6. Donate: Local charities do so much for the community. When the economy slumps, these charities are often the hardest hit as their reserves are quickly depleted. Add a few extra cans of food to your groceries this month or send in a check to help out your local food bank or crisis center.

Of course, how you become a hometown hero is only limited by your creativity and abilities so don’t be afraid to think beyond this list. If we all take the time to do a little in our own communities, we can start a snowball effect that will reach far beyond our hometowns.

I would love to hear what you’re doing in your own community!  Share with me in the comments section.

We all want to do more, something good for the world, but sometimes we find ourselves overwhelmed by the amount of need and injustice there is in the world. Then, instead of doing something, we become incapacitated by the sheer size and weight of it all, and instead do nothing. Thing is, it doesn’t take much to make a difference. It only takes small acts, repeated consistently, to make a big difference in your life and in the lives of others.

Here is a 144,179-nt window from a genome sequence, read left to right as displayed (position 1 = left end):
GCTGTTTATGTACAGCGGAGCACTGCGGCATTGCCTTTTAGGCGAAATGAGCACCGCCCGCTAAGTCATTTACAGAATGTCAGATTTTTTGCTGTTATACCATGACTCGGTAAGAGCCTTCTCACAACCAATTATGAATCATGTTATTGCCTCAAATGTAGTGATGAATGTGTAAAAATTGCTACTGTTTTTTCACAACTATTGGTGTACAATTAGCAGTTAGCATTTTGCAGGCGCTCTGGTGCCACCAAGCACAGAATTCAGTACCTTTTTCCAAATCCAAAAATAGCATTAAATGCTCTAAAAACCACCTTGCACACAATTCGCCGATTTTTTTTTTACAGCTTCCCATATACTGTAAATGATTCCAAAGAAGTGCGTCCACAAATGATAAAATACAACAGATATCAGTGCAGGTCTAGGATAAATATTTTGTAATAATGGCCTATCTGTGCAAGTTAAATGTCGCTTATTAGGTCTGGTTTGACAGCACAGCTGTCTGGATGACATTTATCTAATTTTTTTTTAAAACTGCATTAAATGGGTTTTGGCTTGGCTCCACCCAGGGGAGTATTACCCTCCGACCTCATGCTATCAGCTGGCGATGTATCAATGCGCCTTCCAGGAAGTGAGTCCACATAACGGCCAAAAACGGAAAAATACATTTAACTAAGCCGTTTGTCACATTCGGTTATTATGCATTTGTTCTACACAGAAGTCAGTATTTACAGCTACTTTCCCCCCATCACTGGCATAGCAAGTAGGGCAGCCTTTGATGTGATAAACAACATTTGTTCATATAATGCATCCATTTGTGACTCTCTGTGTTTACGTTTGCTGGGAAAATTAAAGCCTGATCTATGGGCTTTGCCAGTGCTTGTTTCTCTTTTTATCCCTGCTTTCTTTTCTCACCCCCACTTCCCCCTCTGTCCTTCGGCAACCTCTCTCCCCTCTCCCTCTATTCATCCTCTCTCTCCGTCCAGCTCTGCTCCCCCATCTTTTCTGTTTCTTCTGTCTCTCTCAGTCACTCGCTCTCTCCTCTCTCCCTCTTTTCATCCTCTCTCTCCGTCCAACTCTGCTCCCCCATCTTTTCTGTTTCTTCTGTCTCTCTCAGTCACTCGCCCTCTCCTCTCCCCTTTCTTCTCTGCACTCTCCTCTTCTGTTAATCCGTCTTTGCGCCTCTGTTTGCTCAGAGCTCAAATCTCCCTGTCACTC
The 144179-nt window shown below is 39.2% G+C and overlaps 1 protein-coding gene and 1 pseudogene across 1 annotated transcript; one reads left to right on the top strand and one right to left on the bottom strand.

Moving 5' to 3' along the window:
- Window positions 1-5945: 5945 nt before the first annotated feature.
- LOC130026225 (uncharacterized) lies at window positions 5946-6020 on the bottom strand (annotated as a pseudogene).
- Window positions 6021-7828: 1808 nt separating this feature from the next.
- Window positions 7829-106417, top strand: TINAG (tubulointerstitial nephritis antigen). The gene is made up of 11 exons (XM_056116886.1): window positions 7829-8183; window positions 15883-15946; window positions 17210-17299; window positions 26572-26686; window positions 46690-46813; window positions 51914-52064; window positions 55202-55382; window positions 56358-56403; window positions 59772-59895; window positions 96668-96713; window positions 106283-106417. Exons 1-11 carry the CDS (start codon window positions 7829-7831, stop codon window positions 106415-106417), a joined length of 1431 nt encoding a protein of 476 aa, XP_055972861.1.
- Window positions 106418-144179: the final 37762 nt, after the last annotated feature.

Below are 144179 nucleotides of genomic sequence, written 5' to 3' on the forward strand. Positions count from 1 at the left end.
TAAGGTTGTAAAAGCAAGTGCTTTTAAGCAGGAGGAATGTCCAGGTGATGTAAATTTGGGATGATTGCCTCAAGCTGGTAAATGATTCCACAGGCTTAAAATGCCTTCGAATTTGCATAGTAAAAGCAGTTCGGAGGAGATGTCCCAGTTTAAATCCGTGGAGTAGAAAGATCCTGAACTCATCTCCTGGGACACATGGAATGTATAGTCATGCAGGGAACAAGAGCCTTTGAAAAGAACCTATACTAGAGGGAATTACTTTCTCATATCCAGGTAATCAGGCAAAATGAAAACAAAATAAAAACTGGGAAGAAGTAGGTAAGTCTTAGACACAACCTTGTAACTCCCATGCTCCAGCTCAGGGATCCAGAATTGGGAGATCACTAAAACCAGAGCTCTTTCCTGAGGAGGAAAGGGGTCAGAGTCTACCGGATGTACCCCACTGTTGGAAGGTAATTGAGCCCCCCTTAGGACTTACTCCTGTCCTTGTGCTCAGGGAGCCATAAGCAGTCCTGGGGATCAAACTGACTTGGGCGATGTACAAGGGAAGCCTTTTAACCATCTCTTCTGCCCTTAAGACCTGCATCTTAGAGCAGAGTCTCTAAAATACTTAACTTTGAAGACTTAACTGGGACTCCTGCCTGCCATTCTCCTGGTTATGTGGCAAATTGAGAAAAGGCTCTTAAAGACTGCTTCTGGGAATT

Sometimes all it takes to impact others is to make changes in your own life. Small changes that will make a big difference in your life include:

  • Read or listen to something educational or positive for 30 minutes every day. Over time you will become more enlightened and positive, which will change your attitude and outlook on life. Those around you will notice, you will have more energy and knowledge to pool from, which will help you perform better at work and home.
  • Add in 30 minutes of activity. Take the stairs, park further away from the building, go for a walk in your neighborhood, dance in the living room–it doesn’t take much to start moving toward a healthier life. The healthier you are, the better you feel, the longer you’ll live, the longer you’ll be there for your family, and the less medical care you’ll need as you age.